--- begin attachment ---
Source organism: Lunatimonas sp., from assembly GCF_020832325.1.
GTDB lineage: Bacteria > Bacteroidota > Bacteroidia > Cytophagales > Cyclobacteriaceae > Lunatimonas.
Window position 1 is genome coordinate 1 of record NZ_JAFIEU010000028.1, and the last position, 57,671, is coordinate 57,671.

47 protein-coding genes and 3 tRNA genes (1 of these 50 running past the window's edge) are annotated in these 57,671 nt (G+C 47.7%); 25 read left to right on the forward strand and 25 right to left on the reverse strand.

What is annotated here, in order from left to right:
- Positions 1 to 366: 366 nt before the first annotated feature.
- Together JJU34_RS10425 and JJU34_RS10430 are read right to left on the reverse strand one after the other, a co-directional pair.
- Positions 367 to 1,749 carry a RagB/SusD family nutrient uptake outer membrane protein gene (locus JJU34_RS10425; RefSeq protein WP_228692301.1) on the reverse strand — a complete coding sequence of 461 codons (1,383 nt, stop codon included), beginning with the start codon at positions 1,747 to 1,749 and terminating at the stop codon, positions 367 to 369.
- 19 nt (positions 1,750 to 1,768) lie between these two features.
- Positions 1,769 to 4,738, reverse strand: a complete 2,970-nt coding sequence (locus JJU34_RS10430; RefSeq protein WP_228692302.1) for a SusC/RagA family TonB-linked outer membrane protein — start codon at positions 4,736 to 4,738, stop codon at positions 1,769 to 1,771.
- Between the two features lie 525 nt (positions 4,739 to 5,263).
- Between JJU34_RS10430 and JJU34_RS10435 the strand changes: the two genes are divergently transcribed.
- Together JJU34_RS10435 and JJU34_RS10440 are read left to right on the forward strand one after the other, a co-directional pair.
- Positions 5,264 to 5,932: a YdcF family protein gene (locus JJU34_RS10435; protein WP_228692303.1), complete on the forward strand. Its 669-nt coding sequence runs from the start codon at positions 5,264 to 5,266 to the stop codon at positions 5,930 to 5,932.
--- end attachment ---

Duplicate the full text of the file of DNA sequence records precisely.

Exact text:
Source organism: Lunatimonas sp., from assembly GCF_020832325.1.
GTDB lineage: Bacteria > Bacteroidota > Bacteroidia > Cytophagales > Cyclobacteriaceae > Lunatimonas.
Window position 1 is genome coordinate 1 of record NZ_JAFIEU010000028.1, and the last position, 57,671, is coordinate 57,671.

47 protein-coding genes and 3 tRNA genes (1 of these 50 running past the window's edge) are annotated in these 57,671 nt (G+C 47.7%); 25 read left to right on the forward strand and 25 right to left on the reverse strand.

What is annotated here, in order from left to right:
- Positions 1 to 366: 366 nt before the first annotated feature.
- Together JJU34_RS10425 and JJU34_RS10430 are read right to left on the reverse strand one after the other, a co-directional pair.
- Positions 367 to 1,749 carry a RagB/SusD family nutrient uptake outer membrane protein gene (locus JJU34_RS10425; RefSeq protein WP_228692301.1) on the reverse strand — a complete coding sequence of 461 codons (1,383 nt, stop codon included), beginning with the start codon at positions 1,747 to 1,749 and terminating at the stop codon, positions 367 to 369.
- 19 nt (positions 1,750 to 1,768) lie between these two features.
- Positions 1,769 to 4,738, reverse strand: a complete 2,970-nt coding sequence (locus JJU34_RS10430; RefSeq protein WP_228692302.1) for a SusC/RagA family TonB-linked outer membrane protein — start codon at positions 4,736 to 4,738, stop codon at positions 1,769 to 1,771.
- Between the two features lie 525 nt (positions 4,739 to 5,263).
- Between JJU34_RS10430 and JJU34_RS10435 the strand changes: the two genes are divergently transcribed.
- Together JJU34_RS10435 and JJU34_RS10440 are read left to right on the forward strand one after the other, a co-directional pair.
- Positions 5,264 to 5,932: a YdcF family protein gene (locus JJU34_RS10435; protein WP_228692303.1), complete on the forward strand. Its 669-nt coding sequence runs from the start codon at positions 5,264 to 5,266 to the stop codon at positions 5,930 to 5,932.